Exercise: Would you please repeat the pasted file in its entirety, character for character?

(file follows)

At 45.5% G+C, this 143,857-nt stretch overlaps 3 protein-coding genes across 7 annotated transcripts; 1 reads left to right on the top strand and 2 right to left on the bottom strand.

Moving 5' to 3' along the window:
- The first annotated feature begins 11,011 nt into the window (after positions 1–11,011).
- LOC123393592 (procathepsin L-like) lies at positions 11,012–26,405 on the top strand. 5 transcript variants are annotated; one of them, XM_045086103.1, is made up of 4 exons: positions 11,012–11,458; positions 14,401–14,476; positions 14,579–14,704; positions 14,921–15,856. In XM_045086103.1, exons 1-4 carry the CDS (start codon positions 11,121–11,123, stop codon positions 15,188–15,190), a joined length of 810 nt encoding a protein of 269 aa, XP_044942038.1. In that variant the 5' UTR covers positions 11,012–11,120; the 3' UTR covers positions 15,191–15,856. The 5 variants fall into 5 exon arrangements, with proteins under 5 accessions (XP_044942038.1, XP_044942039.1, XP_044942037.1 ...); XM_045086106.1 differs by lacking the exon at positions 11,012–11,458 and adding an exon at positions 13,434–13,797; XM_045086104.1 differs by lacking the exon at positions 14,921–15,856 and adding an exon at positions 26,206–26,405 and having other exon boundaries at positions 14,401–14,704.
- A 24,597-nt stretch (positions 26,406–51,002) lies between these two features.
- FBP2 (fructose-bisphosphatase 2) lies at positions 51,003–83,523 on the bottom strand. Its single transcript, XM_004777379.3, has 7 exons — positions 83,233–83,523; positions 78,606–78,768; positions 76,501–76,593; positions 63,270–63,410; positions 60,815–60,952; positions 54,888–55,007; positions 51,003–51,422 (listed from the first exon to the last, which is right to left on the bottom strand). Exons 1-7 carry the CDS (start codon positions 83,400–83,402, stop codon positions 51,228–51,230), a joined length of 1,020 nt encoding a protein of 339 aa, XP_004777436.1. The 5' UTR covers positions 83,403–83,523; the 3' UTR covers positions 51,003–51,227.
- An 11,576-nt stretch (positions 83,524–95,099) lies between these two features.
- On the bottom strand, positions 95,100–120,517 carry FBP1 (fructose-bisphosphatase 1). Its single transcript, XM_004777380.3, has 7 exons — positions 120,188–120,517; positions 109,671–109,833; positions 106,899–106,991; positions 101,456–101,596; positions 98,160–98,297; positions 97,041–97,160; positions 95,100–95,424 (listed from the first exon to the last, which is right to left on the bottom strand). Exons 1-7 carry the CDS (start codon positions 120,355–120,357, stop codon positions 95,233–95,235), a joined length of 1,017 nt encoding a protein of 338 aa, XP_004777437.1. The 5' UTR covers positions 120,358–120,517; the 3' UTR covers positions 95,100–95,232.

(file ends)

At 45.5% G+C, this 143,857-nt stretch overlaps 3 protein-coding genes across 7 annotated transcripts; 1 reads left to right on the top strand and 2 right to left on the bottom strand.

Moving 5' to 3' along the window:
- The first annotated feature begins 11,011 nt into the window (after positions 1–11,011).
- LOC123393592 (procathepsin L-like) lies at positions 11,012–26,405 on the top strand. 5 transcript variants are annotated; one of them, XM_045086103.1, is made up of 4 exons: positions 11,012–11,458; positions 14,401–14,476; positions 14,579–14,704; positions 14,921–15,856. In XM_045086103.1, exons 1-4 carry the CDS (start codon positions 11,121–11,123, stop codon positions 15,188–15,190), a joined length of 810 nt encoding a protein of 269 aa, XP_044942038.1. In that variant the 5' UTR covers positions 11,012–11,120; the 3' UTR covers positions 15,191–15,856. The 5 variants fall into 5 exon arrangements, with proteins under 5 accessions (XP_044942038.1, XP_044942039.1, XP_044942037.1 ...); XM_045086106.1 differs by lacking the exon at positions 11,012–11,458 and adding an exon at positions 13,434–13,797; XM_045086104.1 differs by lacking the exon at positions 14,921–15,856 and adding an exon at positions 26,206–26,405 and having other exon boundaries at positions 14,401–14,704.
- A 24,597-nt stretch (positions 26,406–51,002) lies between these two features.
- FBP2 (fructose-bisphosphatase 2) lies at positions 51,003–83,523 on the bottom strand. Its single transcript, XM_004777379.3, has 7 exons — positions 83,233–83,523; positions 78,606–78,768; positions 76,501–76,593; positions 63,270–63,410; positions 60,815–60,952; positions 54,888–55,007; positions 51,003–51,422 (listed from the first exon to the last, which is right to left on the bottom strand). Exons 1-7 carry the CDS (start codon positions 83,400–83,402, stop codon positions 51,228–51,230), a joined length of 1,020 nt encoding a protein of 339 aa, XP_004777436.1. The 5' UTR covers positions 83,403–83,523; the 3' UTR covers positions 51,003–51,227.
- An 11,576-nt stretch (positions 83,524–95,099) lies between these two features.
- On the bottom strand, positions 95,100–120,517 carry FBP1 (fructose-bisphosphatase 1). Its single transcript, XM_004777380.3, has 7 exons — positions 120,188–120,517; positions 109,671–109,833; positions 106,899–106,991; positions 101,456–101,596; positions 98,160–98,297; positions 97,041–97,160; positions 95,100–95,424 (listed from the first exon to the last, which is right to left on the bottom strand). Exons 1-7 carry the CDS (start codon positions 120,355–120,357, stop codon positions 95,233–95,235), a joined length of 1,017 nt encoding a protein of 338 aa, XP_004777437.1. The 5' UTR covers positions 120,358–120,517; the 3' UTR covers positions 95,100–95,232.